Honorable, incomparable, guitar virtuoso, Ritchie Blackmore:

    Please go, reach out and rescue your prodigal son (Deep Purple) back home while there’s still time left.

  8. 8
    Blackwood Richmore says:

    @5 henrik h, as it happens…. Mozart had autism. So there. Smiles to ya!.

  9. 9
    Blackwood Richmore says:

    @5, Also… there is a band of autistic musicians that you can check out on youtube called “The AutistiX”.

  10. 10
    Ted The Mechanic says:

    @6 & 7,

    Steve MAESTRO Morse!!!!

    Peace,
    Ted :>

  11. 11
    henrik h says:

    Mozart had autism?
    Lol.
    Read his letters

  12. 12
    LeonR2Z says:

    @7 Rescue?

    Sadly he would totally destroy them. The bad blood would surface again very quickly.

    Whilst I prefer Richie’s guitar playing to Steve’s (and let’s be honest Steve is a phenomenal player in his own right), Purple are a much happier stable unit now than they have ever been. Let sleeping dogs lie.

  13. 13
    Blackwood Richmore says:

    @11 henrik h, Mozart’s letters indicate the presence of echolalia, which is considered a form of communication between autistics…. Mozart was also reported to have displayed certain behaviours associated with autistic spectrum disorders…
    To fall within the autistic spectrum does not mean an automatic diagnosis of low intelligence, idiocy, etc.. Many successful people suffer symptoms of autism, many without knowing it.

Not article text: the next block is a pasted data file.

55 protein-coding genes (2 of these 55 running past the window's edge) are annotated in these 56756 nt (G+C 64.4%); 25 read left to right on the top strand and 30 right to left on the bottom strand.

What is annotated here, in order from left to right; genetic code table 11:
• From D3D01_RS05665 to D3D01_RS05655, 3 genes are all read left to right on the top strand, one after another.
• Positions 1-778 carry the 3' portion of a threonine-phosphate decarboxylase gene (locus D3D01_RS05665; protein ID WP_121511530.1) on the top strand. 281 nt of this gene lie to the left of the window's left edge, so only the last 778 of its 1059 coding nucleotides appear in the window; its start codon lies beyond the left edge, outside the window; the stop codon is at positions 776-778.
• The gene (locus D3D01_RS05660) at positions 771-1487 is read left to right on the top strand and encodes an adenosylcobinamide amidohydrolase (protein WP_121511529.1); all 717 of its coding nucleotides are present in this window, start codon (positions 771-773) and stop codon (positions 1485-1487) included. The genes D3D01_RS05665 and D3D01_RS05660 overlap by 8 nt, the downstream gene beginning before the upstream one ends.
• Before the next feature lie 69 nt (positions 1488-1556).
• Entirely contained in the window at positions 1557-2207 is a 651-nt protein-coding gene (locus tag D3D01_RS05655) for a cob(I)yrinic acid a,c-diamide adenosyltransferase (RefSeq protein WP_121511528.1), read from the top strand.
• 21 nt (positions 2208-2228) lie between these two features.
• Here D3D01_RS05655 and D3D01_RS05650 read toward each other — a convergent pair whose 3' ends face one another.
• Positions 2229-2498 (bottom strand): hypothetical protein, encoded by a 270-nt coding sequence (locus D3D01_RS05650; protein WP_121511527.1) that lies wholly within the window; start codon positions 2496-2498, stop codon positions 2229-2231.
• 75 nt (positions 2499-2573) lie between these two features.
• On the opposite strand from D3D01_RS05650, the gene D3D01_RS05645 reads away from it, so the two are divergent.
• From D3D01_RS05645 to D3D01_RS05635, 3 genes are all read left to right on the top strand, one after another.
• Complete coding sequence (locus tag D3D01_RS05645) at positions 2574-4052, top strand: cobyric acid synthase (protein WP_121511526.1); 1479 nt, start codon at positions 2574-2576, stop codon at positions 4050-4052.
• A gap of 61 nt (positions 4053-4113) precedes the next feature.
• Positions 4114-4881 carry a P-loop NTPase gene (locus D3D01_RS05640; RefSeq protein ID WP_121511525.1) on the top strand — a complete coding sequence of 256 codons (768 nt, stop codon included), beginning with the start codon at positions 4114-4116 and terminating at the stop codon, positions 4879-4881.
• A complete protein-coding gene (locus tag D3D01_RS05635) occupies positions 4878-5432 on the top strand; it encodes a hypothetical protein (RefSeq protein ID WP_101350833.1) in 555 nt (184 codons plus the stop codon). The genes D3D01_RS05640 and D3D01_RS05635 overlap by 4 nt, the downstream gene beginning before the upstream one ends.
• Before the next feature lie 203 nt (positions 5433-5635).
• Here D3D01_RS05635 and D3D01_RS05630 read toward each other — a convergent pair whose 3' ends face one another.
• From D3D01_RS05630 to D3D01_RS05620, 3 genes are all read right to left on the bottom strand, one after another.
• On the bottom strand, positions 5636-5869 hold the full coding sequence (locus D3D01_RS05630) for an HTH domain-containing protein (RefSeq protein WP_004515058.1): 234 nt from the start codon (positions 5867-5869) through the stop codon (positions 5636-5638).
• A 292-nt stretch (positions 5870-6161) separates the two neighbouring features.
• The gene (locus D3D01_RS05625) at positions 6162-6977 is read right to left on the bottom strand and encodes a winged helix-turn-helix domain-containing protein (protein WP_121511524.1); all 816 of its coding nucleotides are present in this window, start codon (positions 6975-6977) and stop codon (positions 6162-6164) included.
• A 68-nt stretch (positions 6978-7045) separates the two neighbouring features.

I have been diagnosed as having, or more correctly, displaying some symptoms of Aspergers Syndrome, a higher functioning autism… Although this does not necessarily mean that I have the disorder proper… Anyhow, I’m certainly no ‘Rain Man’… & neither was Mozart… While it’s certainly possible that R.B. has symptoms that fall within the autistic spectrum… I don’t believe that he has the disorder.
    Be happy!.

  14. 14
    henrik says:

    Since Mozart was “discovered” beginning of the 18th century he has been labelled whatever caught the imagination of the zeitgeist.

    He has at least been labelled:

    – Bipolar
    – Alcoholic
    – Violent
    – Absent father and husband
    – Divine avatar

    Poor Leopold, Mozart’s father, was in the 70’s with its zeitgeist encompassing a laissez-faire approach to the upbringing of kids, subjected to much ridicule because of his sternness towards Wolfgang. A total reversal from the beginning of the 20th century, where he was praised as a great father developing Mozart’s musicality from an early age.

    Everyone these days proudly spouts some kind of diagnosis.
    Latest I heard was fear of talking on the phone.

  15. 15
    Blackwood Richmore says:

    @14 Henrik, so was all of that your own personal conjecture, based upon a considered study of a lot of facts based evidence & opinions available to you… or are you just regurgitating something written by someone else as a hasty means of promoting your position in the conversation?… Well… I’d call you to further discuss this matter… but I have a fear of talking on the phone!!! Lol. Huge smiles to ya!.
    Also… as this post is supposed to be about an R.B. interview, I just thought I’d mention him now…
    See ya round like a rissole buddy! Be happy…

  16. 16
    Rock Voorne says:

    @ 2

    Glenn once said Ritchie was unable to maintain a healthy relationship with a male.

    I m not sure if I heard him say that though 🙂

  17. 17
    Blackwood Richmore says:

    @ 16 Rock Voorne, I could just imagine R.B. with his band, on stage performing, when all of a sudden…. The band turn as one towards R.B. & then start singing Elvis Presley’s “We can’t go on together, with suspicious minds… & we can’t build our dreams, on suspicious minds…”. Lol.